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Contact: Katherine Barnes
katherine.barnes@kcl.ac.uk
44-207-848-3076
King's College London

Emigration of children to urban areas can protect parents against depression

Parents whose children move far away from home are less likely to become depressed than parents with children living nearby

Parents whose children move far away from home are less likely to become depressed than parents with children living nearby, according to a new study of rural districts in Thailand. The study, led by scientists at King's College London, suggests that children who migrate to urban areas are more likely to financially support their parents, which may be a factor for lower levels of depression.

Dr Melanie Abas, lead author from the Institute of Psychiatry at King's said: 'Parents whose children had all left the district were half as likely to be depressed as parents who still had one of more child living in the district. Although our study was conducted in Thailand, the findings are similar to previous studies in China.'

In Thailand traditionally children take responsibility for ageing parents. Local concerns that rising rates of rural-urban migration across South East Asia might have a negative impact on families and that older parents might experience loneliness, isolation and depression, have now been debunked by this research led by King's .

Protection against 'empty-nest syndrome'

The authors explain that parents can protect themselves from the so-called empty-nest syndrome. Dr Abas said: 'We found several protective factors against the empty-nest syndrome, some similar to those we see in the UK and US. Living in close-knit communities, seeing their children regularly at family gatherings or holidays and the feeling that they had succeeded as parents by having a self-sufficient child living and working in the city all helped against the empty-nest syndrome.'

However, one of the key protective factors unique to lower and middle income countries is the effect of children sending money home. 'In a country with a less developed welfare system, this makes an important difference to older parents' lives', Abas says.

In collaboration with the Mahidol University and Thammasat University, both in Thailand, researchers from King's studied nearly 1,000 parents aged 60 or over from 100 villages in rural Thailand to understand the effect of child migration on parents' depression.

Around 27 percent of the parents who had at least one child living close by within the district usually more than 100 kilometres away, had a depression, compared to 16 percent of those with all children living far from home outside the district. One year later, 24 percent of parents with at least one child living within the district had a depression, compared to 9 percent of those with all children living outside the district.

Rates of depression varied as children moved out and back in to the district: 33 percent of those who had a child move back to the district were depressed compared to 20 percent of those who did not experience any child movement during the follow-up year.

Dr Sureeporn Punpuing, co-author from the Mahidol Univerity in Thailand explained: 'We found that there were two main reasons children returned home. Children either returned home because something had gone wrong in their own lives, such as divorce or job loss, adding to parents worries or because of their parents' declining mental or physical health.'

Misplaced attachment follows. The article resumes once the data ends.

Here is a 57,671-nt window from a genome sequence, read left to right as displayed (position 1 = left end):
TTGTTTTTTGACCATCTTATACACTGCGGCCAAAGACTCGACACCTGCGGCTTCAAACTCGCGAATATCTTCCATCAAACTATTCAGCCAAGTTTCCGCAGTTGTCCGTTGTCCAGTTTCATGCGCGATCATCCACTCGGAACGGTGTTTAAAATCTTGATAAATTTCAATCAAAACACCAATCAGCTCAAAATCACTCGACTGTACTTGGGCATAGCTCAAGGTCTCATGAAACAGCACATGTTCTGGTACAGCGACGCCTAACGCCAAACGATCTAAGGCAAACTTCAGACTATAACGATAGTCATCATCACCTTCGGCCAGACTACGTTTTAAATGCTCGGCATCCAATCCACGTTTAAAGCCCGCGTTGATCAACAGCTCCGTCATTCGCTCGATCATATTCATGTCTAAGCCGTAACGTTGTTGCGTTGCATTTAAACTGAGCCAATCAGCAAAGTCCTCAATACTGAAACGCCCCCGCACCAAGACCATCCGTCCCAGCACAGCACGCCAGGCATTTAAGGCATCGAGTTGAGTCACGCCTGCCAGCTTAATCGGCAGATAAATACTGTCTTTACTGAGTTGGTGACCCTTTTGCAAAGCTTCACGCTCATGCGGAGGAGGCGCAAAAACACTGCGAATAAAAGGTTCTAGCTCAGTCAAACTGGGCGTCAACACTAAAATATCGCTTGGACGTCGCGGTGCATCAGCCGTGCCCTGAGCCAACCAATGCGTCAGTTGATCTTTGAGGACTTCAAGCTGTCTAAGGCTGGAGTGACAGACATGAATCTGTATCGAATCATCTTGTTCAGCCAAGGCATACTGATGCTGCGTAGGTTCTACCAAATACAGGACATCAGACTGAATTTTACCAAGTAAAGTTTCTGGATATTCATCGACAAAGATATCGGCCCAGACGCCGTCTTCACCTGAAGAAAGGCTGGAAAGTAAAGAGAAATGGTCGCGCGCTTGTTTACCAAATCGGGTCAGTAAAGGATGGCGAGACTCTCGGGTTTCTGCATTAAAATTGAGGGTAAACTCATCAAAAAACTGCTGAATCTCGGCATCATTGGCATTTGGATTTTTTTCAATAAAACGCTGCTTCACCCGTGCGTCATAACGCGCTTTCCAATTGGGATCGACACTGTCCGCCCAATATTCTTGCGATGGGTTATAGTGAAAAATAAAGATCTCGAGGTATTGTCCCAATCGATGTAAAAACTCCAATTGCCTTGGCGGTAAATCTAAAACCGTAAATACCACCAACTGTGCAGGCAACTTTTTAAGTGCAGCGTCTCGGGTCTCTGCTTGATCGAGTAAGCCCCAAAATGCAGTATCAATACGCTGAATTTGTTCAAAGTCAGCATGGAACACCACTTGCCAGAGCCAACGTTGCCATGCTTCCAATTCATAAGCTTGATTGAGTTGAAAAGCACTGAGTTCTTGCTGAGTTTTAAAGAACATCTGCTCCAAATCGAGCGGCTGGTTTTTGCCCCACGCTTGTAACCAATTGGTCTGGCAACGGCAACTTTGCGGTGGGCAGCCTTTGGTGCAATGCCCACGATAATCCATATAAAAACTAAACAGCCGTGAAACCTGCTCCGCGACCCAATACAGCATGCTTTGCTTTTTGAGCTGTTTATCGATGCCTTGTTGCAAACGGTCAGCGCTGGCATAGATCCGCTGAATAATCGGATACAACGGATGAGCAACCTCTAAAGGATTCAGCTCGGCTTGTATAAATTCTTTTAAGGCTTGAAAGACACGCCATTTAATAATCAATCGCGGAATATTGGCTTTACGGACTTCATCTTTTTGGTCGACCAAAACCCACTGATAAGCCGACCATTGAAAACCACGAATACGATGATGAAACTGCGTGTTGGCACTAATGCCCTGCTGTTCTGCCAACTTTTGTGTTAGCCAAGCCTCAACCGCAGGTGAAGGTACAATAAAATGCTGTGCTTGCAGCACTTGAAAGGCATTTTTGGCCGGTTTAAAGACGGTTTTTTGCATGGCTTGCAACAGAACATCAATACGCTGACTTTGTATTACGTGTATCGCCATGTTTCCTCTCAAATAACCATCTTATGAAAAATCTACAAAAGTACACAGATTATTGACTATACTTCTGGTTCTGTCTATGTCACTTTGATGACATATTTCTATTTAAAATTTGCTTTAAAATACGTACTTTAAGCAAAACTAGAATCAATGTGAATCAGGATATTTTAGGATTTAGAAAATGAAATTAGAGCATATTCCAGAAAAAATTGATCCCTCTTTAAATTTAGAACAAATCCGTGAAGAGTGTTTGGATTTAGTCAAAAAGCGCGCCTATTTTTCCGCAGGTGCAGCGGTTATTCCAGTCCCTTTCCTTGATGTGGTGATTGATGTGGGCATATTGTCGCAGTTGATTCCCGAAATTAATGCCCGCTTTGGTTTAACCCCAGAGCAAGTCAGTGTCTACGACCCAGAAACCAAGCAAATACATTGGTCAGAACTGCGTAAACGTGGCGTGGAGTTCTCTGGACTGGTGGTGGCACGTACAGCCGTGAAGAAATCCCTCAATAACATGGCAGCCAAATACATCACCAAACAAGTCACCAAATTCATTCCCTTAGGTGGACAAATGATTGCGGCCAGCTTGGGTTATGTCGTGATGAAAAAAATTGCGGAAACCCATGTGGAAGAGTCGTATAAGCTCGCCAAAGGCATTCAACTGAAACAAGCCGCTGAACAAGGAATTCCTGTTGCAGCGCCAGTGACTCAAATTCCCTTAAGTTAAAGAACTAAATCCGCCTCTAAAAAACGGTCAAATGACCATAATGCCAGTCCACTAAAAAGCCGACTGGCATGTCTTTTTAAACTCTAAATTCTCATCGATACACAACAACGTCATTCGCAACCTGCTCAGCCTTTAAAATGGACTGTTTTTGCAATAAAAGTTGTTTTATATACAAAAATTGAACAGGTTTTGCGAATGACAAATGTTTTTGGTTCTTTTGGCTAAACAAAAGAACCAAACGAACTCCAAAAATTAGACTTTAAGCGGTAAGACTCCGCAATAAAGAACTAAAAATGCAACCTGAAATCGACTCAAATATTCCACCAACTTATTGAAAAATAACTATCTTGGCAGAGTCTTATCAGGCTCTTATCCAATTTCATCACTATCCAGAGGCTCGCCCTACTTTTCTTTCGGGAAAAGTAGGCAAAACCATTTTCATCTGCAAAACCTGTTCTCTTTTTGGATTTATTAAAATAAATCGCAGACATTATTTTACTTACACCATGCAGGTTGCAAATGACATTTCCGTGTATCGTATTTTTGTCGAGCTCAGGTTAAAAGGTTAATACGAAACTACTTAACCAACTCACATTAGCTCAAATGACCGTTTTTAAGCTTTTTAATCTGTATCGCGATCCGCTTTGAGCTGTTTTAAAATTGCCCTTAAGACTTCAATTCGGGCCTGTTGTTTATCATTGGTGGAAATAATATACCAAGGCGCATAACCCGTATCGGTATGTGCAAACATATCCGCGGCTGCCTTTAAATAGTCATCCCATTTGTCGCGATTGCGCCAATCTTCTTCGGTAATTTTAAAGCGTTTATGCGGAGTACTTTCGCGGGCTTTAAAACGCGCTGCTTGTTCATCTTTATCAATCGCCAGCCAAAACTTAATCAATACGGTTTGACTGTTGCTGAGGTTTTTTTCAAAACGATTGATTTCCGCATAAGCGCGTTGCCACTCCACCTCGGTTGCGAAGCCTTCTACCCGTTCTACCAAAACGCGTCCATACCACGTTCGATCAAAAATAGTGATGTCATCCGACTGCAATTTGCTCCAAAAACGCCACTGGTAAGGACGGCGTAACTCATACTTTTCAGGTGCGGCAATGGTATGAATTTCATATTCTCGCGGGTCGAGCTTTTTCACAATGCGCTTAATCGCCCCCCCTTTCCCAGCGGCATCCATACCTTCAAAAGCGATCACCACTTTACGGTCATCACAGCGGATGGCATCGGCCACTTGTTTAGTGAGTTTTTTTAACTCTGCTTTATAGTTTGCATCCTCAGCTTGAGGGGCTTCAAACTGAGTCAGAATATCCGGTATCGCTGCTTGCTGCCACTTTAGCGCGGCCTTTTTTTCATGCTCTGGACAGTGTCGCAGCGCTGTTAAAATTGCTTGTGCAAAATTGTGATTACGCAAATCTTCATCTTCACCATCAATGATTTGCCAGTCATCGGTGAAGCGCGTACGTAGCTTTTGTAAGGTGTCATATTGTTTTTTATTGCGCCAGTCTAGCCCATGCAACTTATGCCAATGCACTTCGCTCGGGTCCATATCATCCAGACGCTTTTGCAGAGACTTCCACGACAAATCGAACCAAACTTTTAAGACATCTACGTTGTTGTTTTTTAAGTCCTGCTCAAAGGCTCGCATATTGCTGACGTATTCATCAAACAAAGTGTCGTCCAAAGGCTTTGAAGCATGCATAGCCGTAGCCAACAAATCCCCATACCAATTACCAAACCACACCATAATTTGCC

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CONTACT
Katherine Barnes
International PR Manager
King's College London
Tel: +44 207 848 3076
Email: katherine.barnes@kcl.ac.uk

Paper reference: Abas, M. et al. "Migration of children and impact on depression in older parents in rural Thailand, South East Asia" Archives of General Psychiatry (December 2012)

About King's College London (www.kcl.ac.uk)

King's College London is one of the top 30 universities in the world (2012/13 QS international world rankings), and was The Sunday Times 'University of the Year 2010/11', and the fourth oldest in England. A research-led university based in the heart of London, King's has more than 24,000 students (of whom more than 10,000 are graduate students) from nearly 140 countries, and more than 6,100 employees. King's is in the second phase of a 1 billion redevelopment programme which is transforming its estate.

King's has an outstanding reputation for providing world-class teaching and cutting-edge research. In the 2008 Research Assessment Exercise for British universities, 23 departments were ranked in the top quartile of British universities; over half of our academic staff work in departments that are in the top 10 per cent in the UK in their field and can thus be classed as world leading. The College is in the top seven UK universities for research earnings and has an overall annual income of nearly 525 million (year ending 31 July 2011).

King's has a particularly distinguished reputation in the humanities, law, the sciences (including a wide range of health areas such as psychiatry, medicine, nursing and dentistry) and social sciences including international affairs. It has played a major role in many of the advances that have shaped modern life, such as the discovery of the structure of DNA and research that led to the development of radio, television, mobile phones and radar.



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